Overall, these are good-looking and well-built speakers. The Merlot color I received for the MEGABLAST wouldn't be my first choice, but other colors include Graphite (my BLAST's color), Blue Steel, and Blizzard (white). Artem also received a Merlot MEGABLAST, as well as a Blue Steel BLAST.
This is obviously an important consideration for what is first and foremost a speaker, and the BLAST and MEGABLAST do well in this regard, with the MEGABLAST in particular sounding absolutely fantastic. In relation to the MEGABLAST, the BLAST sounds slightly hollower and the bass is weaker. The sound is very clear and well-balanced for the most part on both, though I can't help but wish there were a little more bass. Even my smaller and much older Bose SoundLink Mini II shakes tables more easily. That being said, it's difficult to add too much bass to a speaker intended to get this loud, and the MEGABLAST in particular does thump. The 360-degree projection is sure to be convenient if you're at a party or outside, and unlike with some other Bluetooth devices, the volume control syncs perfectly with Android devices. Audio/video sync is spot-on as well; there's no detectable delay whatsoever.
Volume is where the BLASTs really shine. UE boasts that the MEGABLAST is 40% louder than the MEGABOOM, and while I can't verify that exact percentage, it is louder and fuller-sounding than the MEGABOOM. While trying to see how loud the speaker would go (and trying not to annoy the people on my floor too much), I legitimately scared myself when I accidentally cranked it from around 30% to 100% via my phone. Unless you're in a very large room or outdoors, you will absolutely never need to turn the volume all the way up, but it's definitely nice to know that the option is there. For me personally, even 50% is too loud for a single room. The smaller BLAST is no slouch in this regard either.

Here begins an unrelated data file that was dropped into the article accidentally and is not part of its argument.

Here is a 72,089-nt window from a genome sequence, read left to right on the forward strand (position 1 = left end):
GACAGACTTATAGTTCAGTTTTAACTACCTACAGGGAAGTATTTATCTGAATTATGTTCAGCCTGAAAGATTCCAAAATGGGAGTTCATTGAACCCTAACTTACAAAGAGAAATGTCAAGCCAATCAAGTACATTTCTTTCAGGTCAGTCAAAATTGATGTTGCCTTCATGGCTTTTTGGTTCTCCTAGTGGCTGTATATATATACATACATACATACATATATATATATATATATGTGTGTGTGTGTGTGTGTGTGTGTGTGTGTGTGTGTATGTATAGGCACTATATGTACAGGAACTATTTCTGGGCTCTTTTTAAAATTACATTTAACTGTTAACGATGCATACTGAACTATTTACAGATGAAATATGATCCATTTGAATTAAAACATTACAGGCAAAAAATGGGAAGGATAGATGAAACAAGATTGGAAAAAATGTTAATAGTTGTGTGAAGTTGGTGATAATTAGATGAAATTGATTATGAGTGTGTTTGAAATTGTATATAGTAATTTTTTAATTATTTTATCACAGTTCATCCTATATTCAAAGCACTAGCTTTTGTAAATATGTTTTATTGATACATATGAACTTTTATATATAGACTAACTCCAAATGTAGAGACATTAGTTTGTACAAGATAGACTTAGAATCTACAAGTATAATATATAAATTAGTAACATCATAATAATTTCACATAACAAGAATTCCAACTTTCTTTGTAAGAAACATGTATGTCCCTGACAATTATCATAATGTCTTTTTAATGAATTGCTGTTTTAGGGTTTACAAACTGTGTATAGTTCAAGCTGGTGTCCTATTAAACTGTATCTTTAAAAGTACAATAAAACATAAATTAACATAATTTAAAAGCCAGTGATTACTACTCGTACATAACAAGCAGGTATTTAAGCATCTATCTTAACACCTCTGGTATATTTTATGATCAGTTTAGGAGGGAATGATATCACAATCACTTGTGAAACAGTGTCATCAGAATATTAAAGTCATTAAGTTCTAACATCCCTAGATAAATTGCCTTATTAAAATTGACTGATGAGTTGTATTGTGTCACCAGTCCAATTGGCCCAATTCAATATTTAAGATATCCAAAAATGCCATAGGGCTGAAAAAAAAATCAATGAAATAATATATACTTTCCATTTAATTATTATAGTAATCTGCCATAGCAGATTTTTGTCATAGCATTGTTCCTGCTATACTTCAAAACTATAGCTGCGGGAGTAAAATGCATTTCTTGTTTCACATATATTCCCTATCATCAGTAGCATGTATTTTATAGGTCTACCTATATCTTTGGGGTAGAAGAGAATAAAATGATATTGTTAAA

Artem's Blue Steel BLAST.
Artem's been testing the MEGABLAST out as well, and he brought one with him on a vacation to Mexico. According to him, everyone who heard the speaker commented on how incredible the speaker quality is. It was loud enough to cover an open space with 100 people in it, and it even kept a party going after the Mexican mariachi band that had been playing left. Consider that a glowing review.
Alexa is something that Ultimate Ears is using to differentiate the BLASTs from the BOOMs. You can ask her questions and request music to be played through Amazon Music (obviously), Pandora, TuneIn, iHeartRadio, SiriusXM, and soon Deezer. What you should know, however, is that the BOOM 2 and MEGABOOM already received Alexa functionality through an update. So unless you really need the always-on Alexa voice command (which, admittedly, you might if you're using this as an Echo replacement), it isn't a huge deal. By default, the speakers turn off after 15 minutes of no activity to conserve battery, which means that you might find yourself saying "Alexa" for a while before realizing that your BLAST isn't even on. You can extend that 15 minutes, but that means that battery life will suffer.
That being said, if you're using your BLAST or MEGABLAST as an Echo replacement and will have it plugged into the charging dock at home, that won't be a big issue. It also can't recognize the command while music is playing, and on the few occasions that I activated it while the speaker wasn't connected to Wi-Fi, music would refuse to play properly afterwards until I restarted it.
The BOOM 2 and MEGABOOM were praised for having some cool features, such as the aforementioned gesture control for playback, that simply aren't on the BLAST speakers. Block Party, which allows up to three devices to connect to your speaker at once and take turns playing music, and Double Up, which allows two compatible UE speakers to be paired for stereo sound, are both mysteriously absent. These are features that I was looking forward to using after hearing about them on the BOOM line, and I was genuinely surprised that they aren't here. I would maybe understand why they aren't here if these were lower-end speakers, but the older BOOM 2 with all these features can easily be had for $100 new whereas the $300 MEGABLAST doesn't have them. While I was initially completely dumbfounded as to why these features aren't present, normal use revealed that they aren't truly used all that often. Ultimate Ears PR was unable to give us a timeline on if/when these features would arrive.